# Closed Sets in the Complex Plane

Recall from the Open Sets in the Complex Plane page that for $z \in \mathbb{C}$ and $r > 0$ then open disk centered at $z$ with radius $r$ is defined as the following set of points:

(1)We also said that if $A \subseteq \mathbb{C}$ then $A$ is said to be open if for every $z \in A$ there exists an open disk centered at $z$ fully contained in $A$, i.e., there exists an $r > 0$ such that $D(z, r) \subseteq A$.

We are now ready to define closed sets in the complex plane.

Definition: Let $C \subseteq \mathbb{C}$. Then $C$ is said to be Closed in $\mathbb{C}$ if $C^c = \mathbb{C} \setminus C$ is open. |

Somewhat trivially (again), the emptyset $\emptyset$ and whole set $\mathbb{C}$ are closed sets. We've already noted that these sets are also open, so they're both open and closed (a rather unintuitive definition!)

We now state a similar proposition regarding unions and intersections of closed sets.

Proposition 1: The closed sets of $\mathbb{C}$ satisfy the following properties:a) $\emptyset$ and $\mathbb{C}$ are closed in $\mathbb{C}$.b) If $\{ U_i : i \in I \}$ is an arbitrary collection of closed sets in $\mathbb{C}$ then $\displaystyle{\bigcap_{i \in I} U_i}$ is open in $\mathbb{C}$.c) If $\{ U_1, U_2, ..., U_n \}$ is a finite collection of closed sets in $\mathbb{C}$ then $\displaystyle{\bigcup_{i=1}^{n} U_i}$ is open in $\mathbb{C}$. |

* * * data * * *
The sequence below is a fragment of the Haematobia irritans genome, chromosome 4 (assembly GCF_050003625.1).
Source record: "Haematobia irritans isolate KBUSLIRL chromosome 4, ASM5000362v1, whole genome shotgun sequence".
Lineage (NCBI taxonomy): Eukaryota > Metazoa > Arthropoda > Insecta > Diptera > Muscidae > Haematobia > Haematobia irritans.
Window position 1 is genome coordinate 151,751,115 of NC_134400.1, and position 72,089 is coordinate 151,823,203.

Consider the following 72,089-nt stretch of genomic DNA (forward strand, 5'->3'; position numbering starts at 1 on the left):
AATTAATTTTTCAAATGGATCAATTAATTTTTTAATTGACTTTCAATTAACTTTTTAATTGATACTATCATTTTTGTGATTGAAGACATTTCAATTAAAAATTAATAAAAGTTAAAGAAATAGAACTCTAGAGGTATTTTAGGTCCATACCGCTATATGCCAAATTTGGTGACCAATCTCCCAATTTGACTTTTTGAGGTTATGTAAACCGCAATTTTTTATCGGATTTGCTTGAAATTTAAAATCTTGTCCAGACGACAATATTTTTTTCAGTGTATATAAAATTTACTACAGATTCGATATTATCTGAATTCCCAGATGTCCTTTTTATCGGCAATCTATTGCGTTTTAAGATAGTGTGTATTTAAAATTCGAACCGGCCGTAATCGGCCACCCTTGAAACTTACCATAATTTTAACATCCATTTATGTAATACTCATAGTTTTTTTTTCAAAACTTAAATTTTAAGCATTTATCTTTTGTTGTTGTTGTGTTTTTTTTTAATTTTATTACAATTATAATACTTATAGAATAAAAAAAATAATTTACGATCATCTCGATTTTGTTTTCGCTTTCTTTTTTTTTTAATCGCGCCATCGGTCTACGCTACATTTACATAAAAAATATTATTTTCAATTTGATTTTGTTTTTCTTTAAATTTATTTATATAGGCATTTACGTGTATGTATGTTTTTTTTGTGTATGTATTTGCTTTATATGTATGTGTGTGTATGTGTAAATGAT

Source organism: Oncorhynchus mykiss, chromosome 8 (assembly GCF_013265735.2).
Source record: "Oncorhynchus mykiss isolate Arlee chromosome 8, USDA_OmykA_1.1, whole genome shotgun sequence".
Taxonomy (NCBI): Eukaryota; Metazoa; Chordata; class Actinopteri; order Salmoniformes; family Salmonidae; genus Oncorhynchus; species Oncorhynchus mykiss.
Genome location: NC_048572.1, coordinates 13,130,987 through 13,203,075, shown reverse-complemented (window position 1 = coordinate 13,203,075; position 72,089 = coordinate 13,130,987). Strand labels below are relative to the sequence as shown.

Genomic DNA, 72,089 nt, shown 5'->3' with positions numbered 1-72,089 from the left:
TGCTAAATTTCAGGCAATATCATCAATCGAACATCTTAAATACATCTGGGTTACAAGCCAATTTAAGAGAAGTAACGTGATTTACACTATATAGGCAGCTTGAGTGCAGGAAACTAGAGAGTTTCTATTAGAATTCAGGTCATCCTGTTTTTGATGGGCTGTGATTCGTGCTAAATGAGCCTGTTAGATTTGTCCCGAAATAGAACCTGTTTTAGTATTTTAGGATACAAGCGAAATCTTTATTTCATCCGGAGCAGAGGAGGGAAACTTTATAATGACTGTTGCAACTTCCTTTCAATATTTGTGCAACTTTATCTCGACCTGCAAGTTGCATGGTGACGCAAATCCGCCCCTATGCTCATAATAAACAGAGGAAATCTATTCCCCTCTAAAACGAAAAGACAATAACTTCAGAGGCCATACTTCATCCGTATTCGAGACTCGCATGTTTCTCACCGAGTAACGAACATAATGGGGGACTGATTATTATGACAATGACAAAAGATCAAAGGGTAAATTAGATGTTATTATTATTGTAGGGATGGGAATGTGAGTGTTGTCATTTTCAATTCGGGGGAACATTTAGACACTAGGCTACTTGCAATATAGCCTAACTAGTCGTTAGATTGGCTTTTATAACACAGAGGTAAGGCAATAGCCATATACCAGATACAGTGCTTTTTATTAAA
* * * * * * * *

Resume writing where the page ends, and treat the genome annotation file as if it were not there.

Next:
The following theorem gives us a nice criterion for determining whether or not a set $C \subseteq \mathbb{C}$ is closed.

Theorem 1: Let $C \subseteq \mathbb{C}$. Then $C$ is closed if and only if every convergent sequence $(z_n)_{n=1}^{\infty}$ contained in $C$ converges to some $Z \in C$. |

**Proof:**$\Rightarrow$ Suppose that $C$ is closed and let $(z_n)_{n=1}^{\infty}$ be a sequence of complex numbers in $C$ that converges to some $Z$. Let $r > 0$ and consider $D(Z, r)$. Since $(z_n)_{n=1}^{\infty}$ converges to $Z$ there exists an $N \in \mathbb{N}$ such that if $n \geq N$ then $z_n \in D(Z, r)$. But then this means that $D(Z, r) \not \subseteq \mathbb{C} \setminus \mathbb{C}$ for any $r > 0$. So $Z \not \in \mathrm{int} (\mathbb{C} \setminus C) = \mathbb{C} \setminus C$ (since $\mathbb{C} \setminus C$ is open). So $Z \in C$.

- $\Leftarrow$ We will prove this by contradiction. Suppose that every sequence of complex numbers in $C$ converges in $C$.

- Suppose instead that $C$ is not closed. Then $\mathbb{C} \setminus C$ is not open. Let $Z \in \mathbb{C} \setminus C$. Then for every $r > 0$, $D(Z, r) \not \subseteq \mathbb{C} \setminus C$. So within each of these disks there exists a point in $C$.

- So for each $n \in \mathbb{N}$ choose a point $z_n \in D \left ( Z, \frac{1}{n} \right ) \cap C$. Then $(z_n)_{n=1}^{\infty}$ is a convergent sequence of complex numbers in $C$ converging to $Z$ not in $C$ - a contradiction.

- So $C$ must have been closed. $\blacksquare$